An important date to note is May 15, 2018 ― the statute's effective date. For property provided to an employee after that date, you must have entered into the written agreement contemporaneously with the employee obtaining the property. The statute doesn't define "contemporaneous." Therefore, the common definition of "occur at the same time" may control. Consequently, you shouldn't wait until days after providing property to the employee before you collect a signature.

    Oddly, for property provided to employees before the effective date, the drafters didn't put a time limit on getting a signature. Thus, if you provided property to an employee on June 1, 2018, without a written agreement, then you cannot now take advantage of this new deduction protocol. Nor can you now put in place a noncontemporaneous agreement with her. If you provided the property on May 1, 2018, however, then you could require her to protect you from the nonreturn of the property at the end of employment by signing an agreement to that effect.

    The written agreement must contain the following:

    • Specific itemization of the employer-provided property, with a specified replacement cost;
    • A clear statement that such items are to be returned immediately upon discharge or resignation; and
    • A clear statement that, should she fail to timely return the property, then the replacement cost may be recovered by you from her final wages.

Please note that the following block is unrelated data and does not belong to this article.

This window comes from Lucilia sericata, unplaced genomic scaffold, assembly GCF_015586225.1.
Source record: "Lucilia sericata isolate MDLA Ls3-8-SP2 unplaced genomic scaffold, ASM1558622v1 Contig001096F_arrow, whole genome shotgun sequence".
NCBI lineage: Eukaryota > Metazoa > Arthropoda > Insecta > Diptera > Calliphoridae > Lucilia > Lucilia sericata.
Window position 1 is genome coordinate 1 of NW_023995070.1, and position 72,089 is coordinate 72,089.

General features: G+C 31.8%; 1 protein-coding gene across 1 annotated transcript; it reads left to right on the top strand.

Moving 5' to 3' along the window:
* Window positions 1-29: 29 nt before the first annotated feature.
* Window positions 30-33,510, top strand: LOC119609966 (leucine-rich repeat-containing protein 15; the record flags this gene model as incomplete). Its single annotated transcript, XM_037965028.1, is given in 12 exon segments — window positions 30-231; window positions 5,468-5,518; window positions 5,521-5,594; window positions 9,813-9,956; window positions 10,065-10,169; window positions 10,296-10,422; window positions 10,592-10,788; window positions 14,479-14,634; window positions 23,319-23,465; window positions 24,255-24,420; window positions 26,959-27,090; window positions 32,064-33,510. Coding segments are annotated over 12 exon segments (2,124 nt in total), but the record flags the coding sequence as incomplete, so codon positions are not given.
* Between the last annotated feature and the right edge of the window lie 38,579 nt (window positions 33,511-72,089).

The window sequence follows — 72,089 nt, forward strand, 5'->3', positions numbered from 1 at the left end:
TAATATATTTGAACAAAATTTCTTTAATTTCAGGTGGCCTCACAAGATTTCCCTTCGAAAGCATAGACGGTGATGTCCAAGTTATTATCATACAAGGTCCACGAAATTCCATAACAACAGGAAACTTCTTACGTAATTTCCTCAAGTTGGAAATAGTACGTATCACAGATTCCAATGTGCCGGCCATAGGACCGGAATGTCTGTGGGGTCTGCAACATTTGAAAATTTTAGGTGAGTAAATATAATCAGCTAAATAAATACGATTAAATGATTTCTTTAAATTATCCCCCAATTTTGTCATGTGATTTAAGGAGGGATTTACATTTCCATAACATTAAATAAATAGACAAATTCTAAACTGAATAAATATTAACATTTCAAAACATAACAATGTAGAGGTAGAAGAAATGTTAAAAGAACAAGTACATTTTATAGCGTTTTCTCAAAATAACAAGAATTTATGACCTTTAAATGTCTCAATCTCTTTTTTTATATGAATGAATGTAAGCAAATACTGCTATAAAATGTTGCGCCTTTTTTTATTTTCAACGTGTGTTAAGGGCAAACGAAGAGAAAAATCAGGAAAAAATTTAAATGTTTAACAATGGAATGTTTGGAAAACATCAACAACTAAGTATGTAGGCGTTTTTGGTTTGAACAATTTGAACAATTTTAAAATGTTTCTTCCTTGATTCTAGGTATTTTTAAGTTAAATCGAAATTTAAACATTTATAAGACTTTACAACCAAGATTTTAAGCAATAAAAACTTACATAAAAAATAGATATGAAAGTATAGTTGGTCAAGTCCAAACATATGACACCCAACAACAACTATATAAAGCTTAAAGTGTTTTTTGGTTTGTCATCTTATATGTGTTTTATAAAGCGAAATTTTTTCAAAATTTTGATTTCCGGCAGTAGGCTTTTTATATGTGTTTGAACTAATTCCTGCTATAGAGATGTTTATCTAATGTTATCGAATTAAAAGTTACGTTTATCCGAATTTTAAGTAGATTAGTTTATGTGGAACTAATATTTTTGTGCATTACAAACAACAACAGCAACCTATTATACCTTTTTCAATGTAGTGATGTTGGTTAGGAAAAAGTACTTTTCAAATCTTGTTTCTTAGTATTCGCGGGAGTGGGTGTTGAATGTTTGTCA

One takeaway from the requirements is that you cannot base withholding from final pay on a general "property return" policy in either a handbook or personnel policy. Without specific itemization and cost disclosure, you would have to go to court to reclaim the property's value.

    The procedure

    At the time of an employee's discharge or resignation, you must notify her in writing of the property's replacement cost and make a demand that she return it by a certain date, not to exceed 10 business days. During that "notification period," you may retain the replacement cost of the property from her final net wages. If she returns the property by the deadline, then you must release the wages to her. The statute seems to allow you to reject the returned items if their condition, after three years, isn't consistent with their age and usage.

    An employee is entitled to provide a written objection to the withholding of wages by the deadline you set. If she objects, then you must place the withheld wages in an interest-bearing escrow account. If she doesn't file a civil action within three months, then she forfeits the wages, and they revert to you.

    A caveat

    If you are an employer with a union workforce, then you won't be able to take advantage of this new withholding statute. A section of the statute specifically states the "provisions shall not apply to employer-employee business relationships that are subject to, and governed by, collective bargaining agreements." Although not a model of clarity, a fair reading of the language is that the Legislature left to the negotiating process a rule by which you can deduct from final wages.